I always thought that only a plural noun could follow the verb "to like" when talking about something in general, e.g. I like cars, until I came across the phrase "I like a mystery" which did not seem to suggest a preference for one mystery in particular but rather for mysteries in general.
Doing some research I found more examples where singular nouns were used after "to like" to form what appear to be general statements, here are some of them:

1a) I like a good story.
2a) I like a challenge.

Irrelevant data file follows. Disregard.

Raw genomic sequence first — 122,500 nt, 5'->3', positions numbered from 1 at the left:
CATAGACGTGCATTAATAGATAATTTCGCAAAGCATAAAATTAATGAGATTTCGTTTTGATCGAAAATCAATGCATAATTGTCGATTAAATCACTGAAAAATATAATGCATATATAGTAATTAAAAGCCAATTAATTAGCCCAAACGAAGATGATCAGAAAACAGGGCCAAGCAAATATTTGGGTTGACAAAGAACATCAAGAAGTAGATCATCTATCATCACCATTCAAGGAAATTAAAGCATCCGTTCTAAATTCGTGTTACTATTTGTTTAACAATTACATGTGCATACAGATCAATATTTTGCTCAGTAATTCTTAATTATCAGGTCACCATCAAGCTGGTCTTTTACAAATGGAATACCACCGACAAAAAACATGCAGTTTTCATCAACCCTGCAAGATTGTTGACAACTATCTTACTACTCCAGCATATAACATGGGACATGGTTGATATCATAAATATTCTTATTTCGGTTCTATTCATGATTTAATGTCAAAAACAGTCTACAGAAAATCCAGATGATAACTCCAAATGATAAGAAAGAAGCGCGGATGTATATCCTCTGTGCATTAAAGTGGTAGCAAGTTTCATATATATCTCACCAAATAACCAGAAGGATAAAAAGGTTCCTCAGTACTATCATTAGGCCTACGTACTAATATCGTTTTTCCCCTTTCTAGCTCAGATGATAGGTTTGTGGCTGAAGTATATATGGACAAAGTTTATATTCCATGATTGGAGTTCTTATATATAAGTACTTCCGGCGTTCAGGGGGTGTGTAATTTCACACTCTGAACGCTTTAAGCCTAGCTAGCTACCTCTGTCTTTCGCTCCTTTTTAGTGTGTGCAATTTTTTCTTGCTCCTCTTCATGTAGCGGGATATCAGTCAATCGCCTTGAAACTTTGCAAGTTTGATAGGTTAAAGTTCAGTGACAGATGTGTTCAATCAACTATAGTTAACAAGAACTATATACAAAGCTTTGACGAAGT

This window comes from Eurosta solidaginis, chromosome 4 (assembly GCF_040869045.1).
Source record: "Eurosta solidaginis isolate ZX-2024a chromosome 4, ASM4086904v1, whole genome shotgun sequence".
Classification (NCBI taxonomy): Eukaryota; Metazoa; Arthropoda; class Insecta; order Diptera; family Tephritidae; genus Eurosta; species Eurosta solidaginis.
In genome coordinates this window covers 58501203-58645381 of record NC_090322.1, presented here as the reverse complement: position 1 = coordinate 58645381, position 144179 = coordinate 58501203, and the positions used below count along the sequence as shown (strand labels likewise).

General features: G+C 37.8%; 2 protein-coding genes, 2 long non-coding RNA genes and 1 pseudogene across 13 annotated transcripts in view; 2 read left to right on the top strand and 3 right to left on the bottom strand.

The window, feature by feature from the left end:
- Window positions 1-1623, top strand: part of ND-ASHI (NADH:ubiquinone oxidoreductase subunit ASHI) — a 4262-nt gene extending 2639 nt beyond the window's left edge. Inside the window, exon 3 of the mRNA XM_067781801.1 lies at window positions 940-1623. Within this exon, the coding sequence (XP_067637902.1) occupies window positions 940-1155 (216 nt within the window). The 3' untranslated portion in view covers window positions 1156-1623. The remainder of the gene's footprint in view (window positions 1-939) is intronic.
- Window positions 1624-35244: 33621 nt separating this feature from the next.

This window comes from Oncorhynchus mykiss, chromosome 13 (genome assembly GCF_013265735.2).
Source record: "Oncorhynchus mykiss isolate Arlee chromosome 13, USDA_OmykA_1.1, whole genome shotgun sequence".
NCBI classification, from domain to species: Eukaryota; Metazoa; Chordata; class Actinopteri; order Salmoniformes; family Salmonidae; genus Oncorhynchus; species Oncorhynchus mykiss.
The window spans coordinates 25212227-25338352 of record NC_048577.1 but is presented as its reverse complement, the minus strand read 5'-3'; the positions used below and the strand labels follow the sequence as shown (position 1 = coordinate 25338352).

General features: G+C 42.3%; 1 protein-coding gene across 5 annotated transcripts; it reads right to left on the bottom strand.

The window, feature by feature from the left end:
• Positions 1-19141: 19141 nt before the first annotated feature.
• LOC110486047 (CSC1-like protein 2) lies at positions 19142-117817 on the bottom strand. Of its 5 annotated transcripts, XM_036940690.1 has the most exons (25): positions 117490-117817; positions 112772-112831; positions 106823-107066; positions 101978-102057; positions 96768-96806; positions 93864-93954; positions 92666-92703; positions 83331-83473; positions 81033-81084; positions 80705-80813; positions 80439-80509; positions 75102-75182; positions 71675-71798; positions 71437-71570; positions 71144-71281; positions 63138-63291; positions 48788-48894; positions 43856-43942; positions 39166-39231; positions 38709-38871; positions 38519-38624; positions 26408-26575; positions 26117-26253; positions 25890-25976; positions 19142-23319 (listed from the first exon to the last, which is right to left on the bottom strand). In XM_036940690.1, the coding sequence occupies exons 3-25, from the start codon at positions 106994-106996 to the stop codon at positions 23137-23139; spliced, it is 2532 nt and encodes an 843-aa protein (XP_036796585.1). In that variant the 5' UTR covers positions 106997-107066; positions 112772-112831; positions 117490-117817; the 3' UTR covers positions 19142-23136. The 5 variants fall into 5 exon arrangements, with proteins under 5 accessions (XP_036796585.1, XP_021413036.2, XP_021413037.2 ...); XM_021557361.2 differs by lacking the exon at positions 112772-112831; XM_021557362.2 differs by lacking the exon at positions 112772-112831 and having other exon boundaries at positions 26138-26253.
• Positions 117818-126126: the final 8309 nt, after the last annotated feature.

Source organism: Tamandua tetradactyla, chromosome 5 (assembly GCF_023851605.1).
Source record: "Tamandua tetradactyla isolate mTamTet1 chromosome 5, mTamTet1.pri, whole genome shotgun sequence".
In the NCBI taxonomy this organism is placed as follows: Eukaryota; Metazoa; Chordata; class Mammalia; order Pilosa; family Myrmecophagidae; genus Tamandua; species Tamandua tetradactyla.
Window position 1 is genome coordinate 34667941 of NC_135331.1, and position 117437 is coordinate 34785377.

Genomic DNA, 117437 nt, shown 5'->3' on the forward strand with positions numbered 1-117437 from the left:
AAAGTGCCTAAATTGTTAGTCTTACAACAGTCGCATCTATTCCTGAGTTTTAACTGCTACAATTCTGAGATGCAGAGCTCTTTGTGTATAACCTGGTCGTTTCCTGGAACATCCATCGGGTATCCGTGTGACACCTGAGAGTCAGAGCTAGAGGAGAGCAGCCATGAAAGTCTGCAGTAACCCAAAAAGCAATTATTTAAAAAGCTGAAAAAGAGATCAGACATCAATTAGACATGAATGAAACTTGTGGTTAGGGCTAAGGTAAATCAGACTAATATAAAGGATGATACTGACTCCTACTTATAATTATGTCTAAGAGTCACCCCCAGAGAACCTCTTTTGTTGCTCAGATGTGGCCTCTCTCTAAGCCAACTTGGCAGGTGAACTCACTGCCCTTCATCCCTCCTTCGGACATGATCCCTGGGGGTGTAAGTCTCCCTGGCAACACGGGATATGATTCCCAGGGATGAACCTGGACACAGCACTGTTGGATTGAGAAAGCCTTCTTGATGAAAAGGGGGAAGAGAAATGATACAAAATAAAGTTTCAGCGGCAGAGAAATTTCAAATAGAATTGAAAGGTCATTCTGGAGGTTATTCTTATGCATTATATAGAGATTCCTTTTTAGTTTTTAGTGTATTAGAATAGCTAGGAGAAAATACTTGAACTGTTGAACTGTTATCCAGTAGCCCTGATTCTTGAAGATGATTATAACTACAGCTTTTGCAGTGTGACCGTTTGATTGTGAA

3a) I like a person who knows what they want.
4a) I like a long coat.

Are the following interchangeable with the examples above?

1b) I like good stories.
2b) I like challenges.
3b) I like people who know what they want.
4b) I like long coats.

I am also wondering, which form is more common?

1 Answer 1


You can always use the plural form, while the singular is appropriate when you are talking about a particular kind of that category of things (a story that's good, a coat that's long). Mystery and challenge are a bit more difficult to explain - perhaps 'a situation that's mysterious' or 'a task that's challenging'.

"I like a car" would sound odd, but you could say "I like a car with comfortable seats".

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